The high court is set to hear Royal Mail’s legal bid to block a strike by its workers on Tuesday that could threaten Christmas deliveries and postal votes.
Lawyers for the state-owned company (RMG.L) will argue the way a union handled the ballot for strike action involved “irregularities” that mean the vote is not valid.
The Communication Workers’ Union (CWU) had balloted tens of thousands of postal workers last month in a row over pensions, pay, working hours and other disputed issues.
It had not announced a date for any action but secured 97% backing for a walkout, which would be the first national postal strike in a decade.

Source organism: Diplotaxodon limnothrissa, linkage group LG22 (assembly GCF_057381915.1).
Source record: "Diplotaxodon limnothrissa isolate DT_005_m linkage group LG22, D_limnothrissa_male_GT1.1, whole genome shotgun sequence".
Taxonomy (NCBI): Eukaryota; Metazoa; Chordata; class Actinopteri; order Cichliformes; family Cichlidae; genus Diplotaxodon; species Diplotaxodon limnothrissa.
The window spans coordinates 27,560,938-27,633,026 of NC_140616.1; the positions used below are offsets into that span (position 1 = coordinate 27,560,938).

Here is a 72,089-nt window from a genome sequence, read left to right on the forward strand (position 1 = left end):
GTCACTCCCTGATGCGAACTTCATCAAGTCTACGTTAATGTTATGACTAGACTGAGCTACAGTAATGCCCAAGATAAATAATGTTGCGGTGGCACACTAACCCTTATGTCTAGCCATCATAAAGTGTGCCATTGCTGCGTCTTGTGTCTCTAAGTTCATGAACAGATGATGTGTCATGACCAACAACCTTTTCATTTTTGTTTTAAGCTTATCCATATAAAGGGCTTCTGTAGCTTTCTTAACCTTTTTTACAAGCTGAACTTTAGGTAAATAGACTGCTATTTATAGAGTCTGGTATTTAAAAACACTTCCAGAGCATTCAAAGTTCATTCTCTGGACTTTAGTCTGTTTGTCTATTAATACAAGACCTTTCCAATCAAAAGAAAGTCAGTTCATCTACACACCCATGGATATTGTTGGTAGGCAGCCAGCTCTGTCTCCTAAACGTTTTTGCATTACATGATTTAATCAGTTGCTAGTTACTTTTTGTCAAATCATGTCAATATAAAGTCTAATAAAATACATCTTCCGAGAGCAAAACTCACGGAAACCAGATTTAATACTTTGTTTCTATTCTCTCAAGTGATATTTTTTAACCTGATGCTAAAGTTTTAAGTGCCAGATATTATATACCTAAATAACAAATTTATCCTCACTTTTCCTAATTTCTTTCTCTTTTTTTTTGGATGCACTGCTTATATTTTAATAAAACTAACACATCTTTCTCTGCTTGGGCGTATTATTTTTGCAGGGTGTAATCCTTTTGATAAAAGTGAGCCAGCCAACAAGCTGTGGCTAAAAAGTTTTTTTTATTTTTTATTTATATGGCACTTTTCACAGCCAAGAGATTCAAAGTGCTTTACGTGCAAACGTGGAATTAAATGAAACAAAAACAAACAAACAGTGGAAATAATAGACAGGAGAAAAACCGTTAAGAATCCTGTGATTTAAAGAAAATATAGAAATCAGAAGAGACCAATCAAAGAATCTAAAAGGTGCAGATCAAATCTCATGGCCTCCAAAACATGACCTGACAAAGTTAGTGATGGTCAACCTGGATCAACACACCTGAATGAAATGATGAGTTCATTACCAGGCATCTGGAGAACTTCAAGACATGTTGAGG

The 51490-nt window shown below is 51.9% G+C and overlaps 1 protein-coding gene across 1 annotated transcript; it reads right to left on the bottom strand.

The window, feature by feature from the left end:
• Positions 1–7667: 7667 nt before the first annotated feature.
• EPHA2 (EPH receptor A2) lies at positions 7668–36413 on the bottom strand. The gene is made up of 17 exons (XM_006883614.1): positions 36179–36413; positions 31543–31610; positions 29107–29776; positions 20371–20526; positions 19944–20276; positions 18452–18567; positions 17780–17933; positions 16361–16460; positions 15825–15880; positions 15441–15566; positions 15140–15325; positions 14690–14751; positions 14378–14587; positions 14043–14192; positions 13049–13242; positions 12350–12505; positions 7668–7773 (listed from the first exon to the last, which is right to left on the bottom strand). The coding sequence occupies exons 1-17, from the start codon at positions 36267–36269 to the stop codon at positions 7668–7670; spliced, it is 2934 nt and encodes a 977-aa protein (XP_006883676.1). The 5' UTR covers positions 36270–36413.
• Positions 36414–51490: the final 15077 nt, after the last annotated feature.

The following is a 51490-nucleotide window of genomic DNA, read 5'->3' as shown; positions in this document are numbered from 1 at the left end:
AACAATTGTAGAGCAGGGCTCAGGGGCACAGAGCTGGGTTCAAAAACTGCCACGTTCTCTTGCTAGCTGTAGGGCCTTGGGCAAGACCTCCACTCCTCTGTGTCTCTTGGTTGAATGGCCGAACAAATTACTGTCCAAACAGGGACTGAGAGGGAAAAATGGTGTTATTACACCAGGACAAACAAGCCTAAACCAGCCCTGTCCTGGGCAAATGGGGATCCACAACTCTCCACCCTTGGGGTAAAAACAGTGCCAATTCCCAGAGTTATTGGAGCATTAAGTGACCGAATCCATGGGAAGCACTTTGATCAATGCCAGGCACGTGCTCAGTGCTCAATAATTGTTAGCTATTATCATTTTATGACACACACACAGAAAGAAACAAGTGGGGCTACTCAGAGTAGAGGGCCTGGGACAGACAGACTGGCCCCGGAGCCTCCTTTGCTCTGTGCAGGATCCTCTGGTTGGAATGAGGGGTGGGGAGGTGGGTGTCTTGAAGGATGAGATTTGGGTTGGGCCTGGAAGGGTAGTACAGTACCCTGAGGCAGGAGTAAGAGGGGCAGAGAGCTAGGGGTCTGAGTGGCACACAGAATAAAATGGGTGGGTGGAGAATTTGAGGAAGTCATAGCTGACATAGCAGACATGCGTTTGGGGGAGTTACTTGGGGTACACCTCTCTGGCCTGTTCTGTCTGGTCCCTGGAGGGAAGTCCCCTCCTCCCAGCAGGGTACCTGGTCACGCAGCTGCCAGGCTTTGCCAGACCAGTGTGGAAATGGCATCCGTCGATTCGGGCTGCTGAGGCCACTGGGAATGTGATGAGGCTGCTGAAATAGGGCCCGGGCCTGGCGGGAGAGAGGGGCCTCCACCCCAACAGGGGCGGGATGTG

But Royal Mail said in a statement last week it had evidence that union officials “planned and orchestrated breaches of their legal obligations.”
It claimed union members were instructed to vote ‘yes,’ and “encouraged to do so in groups.”
It also alleged workers were encouraged to “intercept” and open ballot papers en route to their homes, before voting and posting them back “with their colleagues present and filming or photographing them.”
The CWU has said they “clearly refute” the claims, but Royal Mail wants an interim order from the court to block any CWU action until it has held a lawful ballot.
The strike would spark huge problems for the company and the public at one of the busiest periods of the year, with fears over Christmas and election postal vote deliveries. It has said it would prioritise postal ballot papers.
The dispute is over union claims that the company failed to honour an agreement reached last year over pensions, pay, working hours and other issues. Royal Mail has said it honoured the deal.